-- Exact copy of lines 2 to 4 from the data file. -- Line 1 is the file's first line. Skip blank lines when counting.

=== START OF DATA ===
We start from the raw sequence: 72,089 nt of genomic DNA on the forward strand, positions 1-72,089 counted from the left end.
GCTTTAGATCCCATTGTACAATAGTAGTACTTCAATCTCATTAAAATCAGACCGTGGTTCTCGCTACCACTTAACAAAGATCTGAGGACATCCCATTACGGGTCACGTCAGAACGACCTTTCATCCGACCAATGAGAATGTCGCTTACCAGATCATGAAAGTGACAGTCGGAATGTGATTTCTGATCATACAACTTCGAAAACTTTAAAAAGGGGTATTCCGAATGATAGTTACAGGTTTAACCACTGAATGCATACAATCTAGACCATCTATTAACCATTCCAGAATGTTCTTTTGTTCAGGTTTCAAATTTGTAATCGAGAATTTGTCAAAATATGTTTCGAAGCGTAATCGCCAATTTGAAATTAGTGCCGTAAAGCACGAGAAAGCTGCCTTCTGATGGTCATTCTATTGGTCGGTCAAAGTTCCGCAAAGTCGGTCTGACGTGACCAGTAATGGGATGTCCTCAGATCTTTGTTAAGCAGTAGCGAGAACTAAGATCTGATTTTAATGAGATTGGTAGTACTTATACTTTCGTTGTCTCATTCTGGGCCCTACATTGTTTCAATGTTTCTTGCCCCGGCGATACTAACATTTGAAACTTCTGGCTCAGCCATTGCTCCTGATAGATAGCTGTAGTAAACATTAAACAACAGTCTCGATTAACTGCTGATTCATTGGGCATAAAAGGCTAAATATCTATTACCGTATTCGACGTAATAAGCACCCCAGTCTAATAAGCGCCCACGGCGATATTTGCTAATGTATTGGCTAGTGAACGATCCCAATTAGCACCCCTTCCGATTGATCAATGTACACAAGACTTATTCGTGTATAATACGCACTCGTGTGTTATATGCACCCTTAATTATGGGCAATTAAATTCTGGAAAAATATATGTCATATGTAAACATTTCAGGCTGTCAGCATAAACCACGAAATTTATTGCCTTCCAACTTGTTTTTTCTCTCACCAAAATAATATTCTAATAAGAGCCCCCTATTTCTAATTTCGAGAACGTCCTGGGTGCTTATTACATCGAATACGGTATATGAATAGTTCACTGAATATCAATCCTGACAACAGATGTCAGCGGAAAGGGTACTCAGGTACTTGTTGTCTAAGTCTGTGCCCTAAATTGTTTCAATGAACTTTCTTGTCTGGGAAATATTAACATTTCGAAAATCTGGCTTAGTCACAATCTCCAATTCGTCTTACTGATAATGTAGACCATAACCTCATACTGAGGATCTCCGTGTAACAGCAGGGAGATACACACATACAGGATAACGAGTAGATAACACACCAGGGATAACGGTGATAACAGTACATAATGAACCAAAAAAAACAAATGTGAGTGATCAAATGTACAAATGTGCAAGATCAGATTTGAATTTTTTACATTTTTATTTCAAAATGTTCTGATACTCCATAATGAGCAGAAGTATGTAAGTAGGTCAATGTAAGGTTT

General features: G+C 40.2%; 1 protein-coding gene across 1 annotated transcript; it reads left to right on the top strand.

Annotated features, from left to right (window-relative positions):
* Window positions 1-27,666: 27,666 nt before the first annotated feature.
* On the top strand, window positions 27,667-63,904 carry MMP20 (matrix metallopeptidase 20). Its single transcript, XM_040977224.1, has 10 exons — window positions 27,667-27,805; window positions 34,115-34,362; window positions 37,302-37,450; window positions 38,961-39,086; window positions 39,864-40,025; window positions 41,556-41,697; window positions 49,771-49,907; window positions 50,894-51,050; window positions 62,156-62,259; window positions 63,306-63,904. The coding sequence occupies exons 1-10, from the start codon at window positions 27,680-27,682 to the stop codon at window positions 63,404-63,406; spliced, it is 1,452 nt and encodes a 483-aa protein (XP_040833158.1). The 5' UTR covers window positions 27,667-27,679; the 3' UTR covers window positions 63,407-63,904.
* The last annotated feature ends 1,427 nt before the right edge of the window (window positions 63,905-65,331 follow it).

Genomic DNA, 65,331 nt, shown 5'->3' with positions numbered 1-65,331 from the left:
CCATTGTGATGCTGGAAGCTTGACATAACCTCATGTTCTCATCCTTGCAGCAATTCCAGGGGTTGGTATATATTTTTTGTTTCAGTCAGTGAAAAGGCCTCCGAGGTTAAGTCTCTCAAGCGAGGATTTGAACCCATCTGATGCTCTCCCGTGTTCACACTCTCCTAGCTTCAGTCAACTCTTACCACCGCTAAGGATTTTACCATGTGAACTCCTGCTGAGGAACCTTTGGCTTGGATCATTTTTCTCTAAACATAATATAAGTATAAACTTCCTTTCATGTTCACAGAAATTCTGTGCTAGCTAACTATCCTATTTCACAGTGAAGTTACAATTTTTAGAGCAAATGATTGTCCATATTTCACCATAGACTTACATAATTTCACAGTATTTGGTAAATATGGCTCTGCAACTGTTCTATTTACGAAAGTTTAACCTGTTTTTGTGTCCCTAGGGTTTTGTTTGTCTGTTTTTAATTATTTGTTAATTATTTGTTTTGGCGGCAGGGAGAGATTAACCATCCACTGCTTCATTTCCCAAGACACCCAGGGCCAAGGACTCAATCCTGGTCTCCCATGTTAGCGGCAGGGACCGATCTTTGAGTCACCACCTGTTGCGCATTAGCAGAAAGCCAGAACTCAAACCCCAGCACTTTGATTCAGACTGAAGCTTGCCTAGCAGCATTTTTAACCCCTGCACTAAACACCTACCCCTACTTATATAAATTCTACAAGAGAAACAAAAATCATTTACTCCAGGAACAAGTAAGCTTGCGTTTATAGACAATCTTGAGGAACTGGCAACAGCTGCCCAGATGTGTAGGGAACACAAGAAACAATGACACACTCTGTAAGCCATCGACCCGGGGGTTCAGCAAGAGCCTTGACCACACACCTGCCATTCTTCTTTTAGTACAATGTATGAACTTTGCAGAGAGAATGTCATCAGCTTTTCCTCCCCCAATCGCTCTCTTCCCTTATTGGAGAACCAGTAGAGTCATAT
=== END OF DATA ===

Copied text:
GCTTTAGATCCCATTGTACAATAGTAGTACTTCAATCTCATTAAAATCAGACCGTGGTTCTCGCTACCACTTAACAAAGATCTGAGGACATCCCATTACGGGTCACGTCAGAACGACCTTTCATCCGACCAATGAGAATGTCGCTTACCAGATCATGAAAGTGACAGTCGGAATGTGATTTCTGATCATACAACTTCGAAAACTTTAAAAAGGGGTATTCCGAATGATAGTTACAGGTTTAACCACTGAATGCATACAATCTAGACCATCTATTAACCATTCCAGAATGTTCTTTTGTTCAGGTTTCAAATTTGTAATCGAGAATTTGTCAAAATATGTTTCGAAGCGTAATCGCCAATTTGAAATTAGTGCCGTAAAGCACGAGAAAGCTGCCTTCTGATGGTCATTCTATTGGTCGGTCAAAGTTCCGCAAAGTCGGTCTGACGTGACCAGTAATGGGATGTCCTCAGATCTTTGTTAAGCAGTAGCGAGAACTAAGATCTGATTTTAATGAGATTGGTAGTACTTATACTTTCGTTGTCTCATTCTGGGCCCTACATTGTTTCAATGTTTCTTGCCCCGGCGATACTAACATTTGAAACTTCTGGCTCAGCCATTGCTCCTGATAGATAGCTGTAGTAAACATTAAACAACAGTCTCGATTAACTGCTGATTCATTGGGCATAAAAGGCTAAATATCTATTACCGTATTCGACGTAATAAGCACCCCAGTCTAATAAGCGCCCACGGCGATATTTGCTAATGTATTGGCTAGTGAACGATCCCAATTAGCACCCCTTCCGATTGATCAATGTACACAAGACTTATTCGTGTATAATACGCACTCGTGTGTTATATGCACCCTTAATTATGGGCAATTAAATTCTGGAAAAATATATGTCATATGTAAACATTTCAGGCTGTCAGCATAAACCACGAAATTTATTGCCTTCCAACTTGTTTTTTCTCTCACCAAAATAATATTCTAATAAGAGCCCCCTATTTCTAATTTCGAGAACGTCCTGGGTGCTTATTACATCGAATACGGTATATGAATAGTTCACTGAATATCAATCCTGACAACAGATGTCAGCGGAAAGGGTACTCAGGTACTTGTTGTCTAAGTCTGTGCCCTAAATTGTTTCAATGAACTTTCTTGTCTGGGAAATATTAACATTTCGAAAATCTGGCTTAGTCACAATCTCCAATTCGTCTTACTGATAATGTAGACCATAACCTCATACTGAGGATCTCCGTGTAACAGCAGGGAGATACACACATACAGGATAACGAGTAGATAACACACCAGGGATAACGGTGATAACAGTACATAATGAACCAAAAAAAACAAATGTGAGTGATCAAATGTACAAATGTGCAAGATCAGATTTGAATTTTTTACATTTTTATTTCAAAATGTTCTGATACTCCATAATGAGCAGAAGTATGTAAGTAGGTCAATGTAAGGTTT

General features: G+C 40.2%; 1 protein-coding gene across 1 annotated transcript; it reads left to right on the top strand.

Annotated features, from left to right (window-relative positions):